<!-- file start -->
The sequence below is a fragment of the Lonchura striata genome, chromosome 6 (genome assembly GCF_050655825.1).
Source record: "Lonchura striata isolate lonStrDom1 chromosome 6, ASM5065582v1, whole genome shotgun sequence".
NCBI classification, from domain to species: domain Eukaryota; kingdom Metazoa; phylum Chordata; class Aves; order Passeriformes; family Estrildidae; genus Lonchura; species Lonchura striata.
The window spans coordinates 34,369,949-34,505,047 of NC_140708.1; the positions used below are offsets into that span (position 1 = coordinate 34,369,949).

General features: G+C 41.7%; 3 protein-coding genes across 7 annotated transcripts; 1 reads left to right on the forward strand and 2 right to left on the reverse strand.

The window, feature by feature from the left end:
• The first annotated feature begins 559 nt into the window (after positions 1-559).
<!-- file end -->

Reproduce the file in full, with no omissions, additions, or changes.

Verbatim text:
The sequence below is a fragment of the Lonchura striata genome, chromosome 6 (genome assembly GCF_050655825.1).
Source record: "Lonchura striata isolate lonStrDom1 chromosome 6, ASM5065582v1, whole genome shotgun sequence".
NCBI classification, from domain to species: domain Eukaryota; kingdom Metazoa; phylum Chordata; class Aves; order Passeriformes; family Estrildidae; genus Lonchura; species Lonchura striata.
The window spans coordinates 34,369,949-34,505,047 of NC_140708.1; the positions used below are offsets into that span (position 1 = coordinate 34,369,949).

General features: G+C 41.7%; 3 protein-coding genes across 7 annotated transcripts; 1 reads left to right on the forward strand and 2 right to left on the reverse strand.

The window, feature by feature from the left end:
• The first annotated feature begins 559 nt into the window (after positions 1-559).